Google has long tracked shoppers’ activity online. Now it’s stepping up its surveillance and watching them offline, as well.
That means that when anyone makes a purchase at the grocery store or happens to drive by a Home Depot, Google knows.
It’s gathering that information using data from multiple apps, from YouTube to Google Maps, combined with billions of credit-card transaction records, the company announced Tuesday.
Specifically, Google has access to about 70% of credit and debit card transactions in the US, the company said.
Google is packaging all of that information together and sharing it with marketers to prove that its online ads are prompting people to make purchases, whether they buy online or in a store.
For example, Google can tell a company like Sephora how many shoppers saw an ad for eyeliner, and then later visited a Sephora store and made a purchase.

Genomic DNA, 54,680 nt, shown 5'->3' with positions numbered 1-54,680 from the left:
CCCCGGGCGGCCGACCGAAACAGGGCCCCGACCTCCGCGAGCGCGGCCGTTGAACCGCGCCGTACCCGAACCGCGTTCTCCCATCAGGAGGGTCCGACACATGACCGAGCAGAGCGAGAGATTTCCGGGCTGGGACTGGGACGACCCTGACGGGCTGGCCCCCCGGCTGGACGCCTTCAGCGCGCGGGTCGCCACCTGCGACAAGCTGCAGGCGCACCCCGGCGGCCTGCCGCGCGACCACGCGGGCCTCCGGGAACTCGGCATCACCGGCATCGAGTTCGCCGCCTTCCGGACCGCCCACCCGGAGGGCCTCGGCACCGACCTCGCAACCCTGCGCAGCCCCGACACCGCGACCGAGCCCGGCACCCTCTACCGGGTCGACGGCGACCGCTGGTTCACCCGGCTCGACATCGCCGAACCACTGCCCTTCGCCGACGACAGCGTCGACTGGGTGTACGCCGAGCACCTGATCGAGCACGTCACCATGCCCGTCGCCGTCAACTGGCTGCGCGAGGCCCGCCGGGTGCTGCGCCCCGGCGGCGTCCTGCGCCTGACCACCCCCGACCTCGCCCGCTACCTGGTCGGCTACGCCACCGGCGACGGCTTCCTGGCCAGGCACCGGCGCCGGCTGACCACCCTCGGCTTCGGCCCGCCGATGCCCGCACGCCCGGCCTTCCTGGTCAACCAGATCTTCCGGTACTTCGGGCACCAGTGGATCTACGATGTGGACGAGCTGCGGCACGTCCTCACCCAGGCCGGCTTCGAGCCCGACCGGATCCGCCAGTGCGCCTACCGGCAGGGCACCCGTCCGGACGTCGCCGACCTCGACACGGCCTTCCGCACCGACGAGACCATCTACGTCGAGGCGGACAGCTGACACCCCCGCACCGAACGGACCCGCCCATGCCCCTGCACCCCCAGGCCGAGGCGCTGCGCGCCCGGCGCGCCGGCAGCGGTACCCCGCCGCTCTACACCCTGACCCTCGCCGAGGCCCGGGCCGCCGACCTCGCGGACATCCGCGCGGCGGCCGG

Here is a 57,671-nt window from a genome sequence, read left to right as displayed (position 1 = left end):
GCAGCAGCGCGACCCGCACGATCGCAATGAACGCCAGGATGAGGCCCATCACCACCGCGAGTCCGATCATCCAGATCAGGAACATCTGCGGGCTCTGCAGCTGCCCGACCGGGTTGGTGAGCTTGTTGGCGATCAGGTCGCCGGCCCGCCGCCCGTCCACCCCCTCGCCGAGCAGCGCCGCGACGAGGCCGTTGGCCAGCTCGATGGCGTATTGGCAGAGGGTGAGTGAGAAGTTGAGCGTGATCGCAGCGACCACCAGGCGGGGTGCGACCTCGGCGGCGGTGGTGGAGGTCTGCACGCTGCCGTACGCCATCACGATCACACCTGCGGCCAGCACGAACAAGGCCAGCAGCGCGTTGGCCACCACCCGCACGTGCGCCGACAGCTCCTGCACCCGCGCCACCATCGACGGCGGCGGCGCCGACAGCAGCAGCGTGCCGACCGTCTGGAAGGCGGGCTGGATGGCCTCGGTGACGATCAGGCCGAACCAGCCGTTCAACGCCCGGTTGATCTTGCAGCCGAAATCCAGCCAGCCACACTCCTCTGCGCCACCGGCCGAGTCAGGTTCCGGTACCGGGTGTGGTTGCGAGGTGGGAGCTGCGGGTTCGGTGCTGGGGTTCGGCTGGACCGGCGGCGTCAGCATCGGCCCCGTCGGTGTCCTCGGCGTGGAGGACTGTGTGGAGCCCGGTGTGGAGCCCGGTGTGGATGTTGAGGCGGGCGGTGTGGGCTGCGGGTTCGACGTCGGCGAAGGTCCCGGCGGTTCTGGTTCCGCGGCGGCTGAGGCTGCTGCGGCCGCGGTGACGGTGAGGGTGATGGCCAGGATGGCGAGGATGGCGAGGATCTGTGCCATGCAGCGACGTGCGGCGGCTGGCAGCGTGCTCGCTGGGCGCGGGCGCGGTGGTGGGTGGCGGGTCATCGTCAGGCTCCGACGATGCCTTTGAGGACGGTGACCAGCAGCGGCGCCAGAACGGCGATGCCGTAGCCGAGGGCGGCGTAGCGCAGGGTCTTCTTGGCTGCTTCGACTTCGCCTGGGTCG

This new location-tracking service tied to credit card records has raised some privacy concerns.
Google says it protects all customer data and that it doesn’t collect or provide marketers with any identifying information for shoppers, such as names or credit card numbers.
The Google services “match transactions back to Google ads in a secure and privacy-safe way, and only report on aggregated and anonymized store sales to protect your customer data,” the company said in a blog post.
But Paul Stephens of the consumer-advocacy group Privacy Rights Clearinghouse says the services compromise customers’ private data.
“What we have learned is that it’s extremely difficult to anonymize data,” Stephens told the Washington Post. “If you care about your privacy, you definitely need to be concerned.”
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